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Electric vehicle developers and entrepreneurs are on track to produce far more battery plants, known as gigafactories, than the EV industry is projected to need this decade. Like the boom in railroads in the late nineteenth century and in low-orbit satellites in the 1990s, the gigafactory fever may be headed for a bust.
The gigafactory glut is a small part of a giant looming crisis in the supply chain that’s handling the roughly 150 million EVs expected to be on the road globally by 2030: While the world has too many proposed battery factories, it paradoxically hasn’t planned to produce enough of the raw metal ore and processed feedstock to supply those facilities.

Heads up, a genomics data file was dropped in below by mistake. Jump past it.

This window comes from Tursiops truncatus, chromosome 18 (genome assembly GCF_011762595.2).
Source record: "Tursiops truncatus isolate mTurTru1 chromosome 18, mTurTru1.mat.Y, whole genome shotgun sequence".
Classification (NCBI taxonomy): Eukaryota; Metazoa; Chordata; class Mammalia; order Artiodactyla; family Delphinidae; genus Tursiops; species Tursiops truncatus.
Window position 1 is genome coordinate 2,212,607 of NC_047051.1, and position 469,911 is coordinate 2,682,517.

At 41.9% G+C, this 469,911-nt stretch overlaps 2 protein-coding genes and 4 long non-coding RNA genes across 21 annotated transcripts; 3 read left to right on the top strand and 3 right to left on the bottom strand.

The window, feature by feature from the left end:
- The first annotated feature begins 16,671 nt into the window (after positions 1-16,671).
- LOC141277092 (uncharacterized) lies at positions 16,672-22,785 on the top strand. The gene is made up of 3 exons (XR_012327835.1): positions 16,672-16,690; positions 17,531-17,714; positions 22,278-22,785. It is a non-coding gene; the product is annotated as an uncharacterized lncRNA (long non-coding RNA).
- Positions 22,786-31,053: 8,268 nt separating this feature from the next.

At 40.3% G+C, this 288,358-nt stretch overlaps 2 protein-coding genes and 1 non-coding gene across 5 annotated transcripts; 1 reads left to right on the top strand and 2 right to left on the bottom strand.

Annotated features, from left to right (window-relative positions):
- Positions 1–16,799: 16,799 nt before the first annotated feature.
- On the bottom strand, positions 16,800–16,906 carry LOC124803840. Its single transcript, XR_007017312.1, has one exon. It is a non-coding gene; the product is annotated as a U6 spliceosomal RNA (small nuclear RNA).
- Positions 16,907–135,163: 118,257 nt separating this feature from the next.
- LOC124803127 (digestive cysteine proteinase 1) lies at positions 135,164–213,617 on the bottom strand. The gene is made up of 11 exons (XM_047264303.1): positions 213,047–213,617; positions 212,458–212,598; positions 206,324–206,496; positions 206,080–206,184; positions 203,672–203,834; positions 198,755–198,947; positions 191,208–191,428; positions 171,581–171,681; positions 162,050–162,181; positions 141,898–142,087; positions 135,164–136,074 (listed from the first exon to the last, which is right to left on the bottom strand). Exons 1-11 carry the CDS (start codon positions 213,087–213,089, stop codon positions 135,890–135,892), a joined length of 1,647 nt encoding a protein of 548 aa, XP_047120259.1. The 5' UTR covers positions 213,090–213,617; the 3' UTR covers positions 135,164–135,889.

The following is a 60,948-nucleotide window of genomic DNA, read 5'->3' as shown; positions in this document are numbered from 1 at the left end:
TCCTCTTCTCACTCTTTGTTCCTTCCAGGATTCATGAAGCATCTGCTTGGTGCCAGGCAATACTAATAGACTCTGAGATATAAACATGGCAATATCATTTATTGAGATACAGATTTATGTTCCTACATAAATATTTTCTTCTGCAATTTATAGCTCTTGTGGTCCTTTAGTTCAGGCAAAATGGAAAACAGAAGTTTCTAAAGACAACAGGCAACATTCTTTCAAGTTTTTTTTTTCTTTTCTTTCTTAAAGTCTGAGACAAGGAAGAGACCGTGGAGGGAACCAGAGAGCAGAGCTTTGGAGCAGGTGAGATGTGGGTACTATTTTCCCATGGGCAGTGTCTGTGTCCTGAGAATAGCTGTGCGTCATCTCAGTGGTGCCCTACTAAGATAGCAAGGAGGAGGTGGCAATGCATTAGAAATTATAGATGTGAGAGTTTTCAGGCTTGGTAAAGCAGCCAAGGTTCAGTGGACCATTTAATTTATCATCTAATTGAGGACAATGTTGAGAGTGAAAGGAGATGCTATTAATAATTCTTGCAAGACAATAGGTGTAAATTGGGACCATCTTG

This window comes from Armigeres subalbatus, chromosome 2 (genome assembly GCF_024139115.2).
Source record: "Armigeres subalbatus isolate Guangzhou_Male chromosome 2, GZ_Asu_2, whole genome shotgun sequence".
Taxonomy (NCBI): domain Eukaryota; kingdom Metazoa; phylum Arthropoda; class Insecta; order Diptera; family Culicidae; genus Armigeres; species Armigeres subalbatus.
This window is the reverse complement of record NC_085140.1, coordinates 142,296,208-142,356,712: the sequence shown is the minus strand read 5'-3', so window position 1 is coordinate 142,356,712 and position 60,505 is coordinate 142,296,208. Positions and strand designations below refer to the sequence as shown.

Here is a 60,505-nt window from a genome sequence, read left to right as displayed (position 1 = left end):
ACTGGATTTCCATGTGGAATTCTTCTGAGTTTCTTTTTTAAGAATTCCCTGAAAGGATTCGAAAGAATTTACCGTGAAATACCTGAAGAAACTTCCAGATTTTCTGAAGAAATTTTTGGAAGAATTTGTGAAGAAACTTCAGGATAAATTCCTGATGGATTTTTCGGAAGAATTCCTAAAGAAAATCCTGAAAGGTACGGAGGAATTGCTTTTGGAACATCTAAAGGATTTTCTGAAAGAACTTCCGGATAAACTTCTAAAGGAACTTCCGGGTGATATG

As a result, the 2020s seem likely to run into a severe battery shortage. By 2030, automakers will be unable to immediately fulfill up to 35 million expected EV orders, because there will be no batteries to propel them—similar to today’s semiconductor crisis (scroll down to see the math behind that forecast).
This production malaise will not strike all automakers equally: Chinese automakers will have the advantage because China possesses most of the world’s processing capacity for battery metals. Silicon Valley EV startups without the resources to establish their own local supply relationships are ...